“I can’t believe we have to leave so soon, I’ve fallen in love with these kids,” I whispered softly into my mom’s shoulder, trying to hide the tears that threatened to slip silently down my cheeks.“I know honey,” my mom said with a knowing gravity, “Me too.” She stroked my hair softly.
After living in Kenya at an orphanage for nearly a month, the thought of being separated by an entire ocean, not knowing if I’d ever see those precious kids again split me down the middle like a fault line, pulling me in different directions. The truth is, I never foresaw the ways this experience would cause me to ache so deeply. I never expected to find a family among the squalor and hopelessness that characterizes rural Africa. At the time, I had no idea my dream would spark a new fire inside of me.
A little boy named Joseph lit the flame.
I met him on my first day in Kenya, and at first he was simply a sweet kid with big brown eyes and a constant runny nose. As we spent long afternoons with one another in the dry Kenya heat, he became so much more than that. Most days you could find me in the midst of a pile of wriggly four year olds with hay clinging to my skirt, and red dirt stained feet. Sometimes we would run around and chase one another, squeals rising like the dust, but when the excited tugging on my arms got to be too much, I’d plop down and we’d sit in a pile of chorused voices and sweet smiles.
They couldn’t say much in English other than my name, so my attentive crowd of little ones would call, “Shayla, Shayla, Shayla,” vying for my attention. Joseph would plunk down in my lap, and I’d contentedly rest my chin on his fuzzy bald head. Those moments were of utmost simplicity. We didn’t need toys or entertainment, we just had each other. I became accustomed to this feeling of plain contentment which reached a pinnacle when Joseph was by my side, his small dark hand slipped into mine.
Only after many weeks together, did I learn Joseph’s story. As a two year old, he and his brother were abandoned on the roadside. Presumably his mama was so destitute, she had to make the most painful decision of her life. The two little boys were absolutely alone, dirty, helpless, and infested with chiggers burrowed into their skin. When I close my eyes I see my little shadow in a torn shirt and ruddy knees holding his brother’s hand on the roadside, too young to understand.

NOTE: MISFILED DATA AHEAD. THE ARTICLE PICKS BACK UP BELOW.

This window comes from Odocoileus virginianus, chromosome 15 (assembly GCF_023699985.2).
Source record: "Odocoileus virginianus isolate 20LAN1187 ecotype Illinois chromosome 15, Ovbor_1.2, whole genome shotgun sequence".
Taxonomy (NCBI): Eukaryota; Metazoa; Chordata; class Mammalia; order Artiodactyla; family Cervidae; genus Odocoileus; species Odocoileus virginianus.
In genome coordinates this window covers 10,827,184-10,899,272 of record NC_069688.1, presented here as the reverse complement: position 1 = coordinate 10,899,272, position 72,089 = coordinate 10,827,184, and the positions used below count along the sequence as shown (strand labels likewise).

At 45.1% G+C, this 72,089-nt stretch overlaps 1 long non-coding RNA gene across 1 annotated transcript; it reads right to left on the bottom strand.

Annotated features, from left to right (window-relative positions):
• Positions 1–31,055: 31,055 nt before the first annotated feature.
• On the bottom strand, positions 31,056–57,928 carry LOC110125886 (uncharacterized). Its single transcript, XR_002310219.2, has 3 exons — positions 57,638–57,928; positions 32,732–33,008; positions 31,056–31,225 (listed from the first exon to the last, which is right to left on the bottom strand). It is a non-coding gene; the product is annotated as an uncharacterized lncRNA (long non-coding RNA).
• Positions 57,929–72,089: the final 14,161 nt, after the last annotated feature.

On many nights in Kenya, as I would fall asleep under my mosquito net, I pictured taking little Joseph back to the States with me and adopting him as my own. I would hold his hand through the big scary airport, get him clothes that fit, wipe his runny nose, and hold him when he cried. I knew none of that was realistic or possible, I was fifteen after all, not my time to be a mother when I had an upcoming chem lab or a history paper to be thinking about.
Our departure crept in like thick, dark ink, tainting our final moments. Only hours before our family said our goodbyes, I sat in the cool dewy morning air holding a cup of hot chai tea, Joseph sitting beside me, his legs swinging absentmindedly. As I sat there, I basked in his sweet presence and gulped in the sight of his turned up nose, animated hands, and rambunctious spirit, not wanting our time to end. When the van pulled up--the moment I had long dreaded--Joseph and I walked out to meet it, holding hands for the last time. The kids whom I’d come to adore, engulfed me in a sorrowful embrace, lips trembling.
The rest of my family had already loaded in the van, but I had one last thing to do. I bent down so that Joseph and I were eye to eye and pulled him into my arms. Behind him, were the fields we’d spent hours in together. “Bye Joseph, I love you,” I whispered tenderly into his well worn shirt. In that moment I felt an ache like no other, a longing for a different end to our story.
A month later, my mom and I sat at the kitchen table talking about our loved ones back in Kenya.“Shay, I’ve gotta tell you something I think you’re gonna be really excited about,” my mom said, biting her lip to hide a grin. She grabbed her laptop and slid into the chair next to me. On the screen was a photo of Joseph, with the words needs sponsor. The orphanage where he lives provides for the kids’ needs through personalized sponsorship from people who donate monthly to provide for a child’s basic needs.
New hope lifted a burden I didn’t realize I was carrying.“Mom, I want to sponsor him, I want to make sure Joseph has all that he needs.”A tide of relief flushed over me, knowing I could provide for my little Joseph, even from thousands of miles away. Even if I couldn’t hold him, my babysitting money could buy Joseph a checkered school uniform, pay school fees so he could get an education, and provide enough to eat each day, opening a whole new world of possibility.You too can provide for a child like Joseph.
You too can experience the joy of knowing your support will radically change a life and bring a bounty of hope for their future. If you feel led to sponsor a child through the same wonderful organization that supports Joseph, click here. Or if making a one time donation is a better fit you you, click here.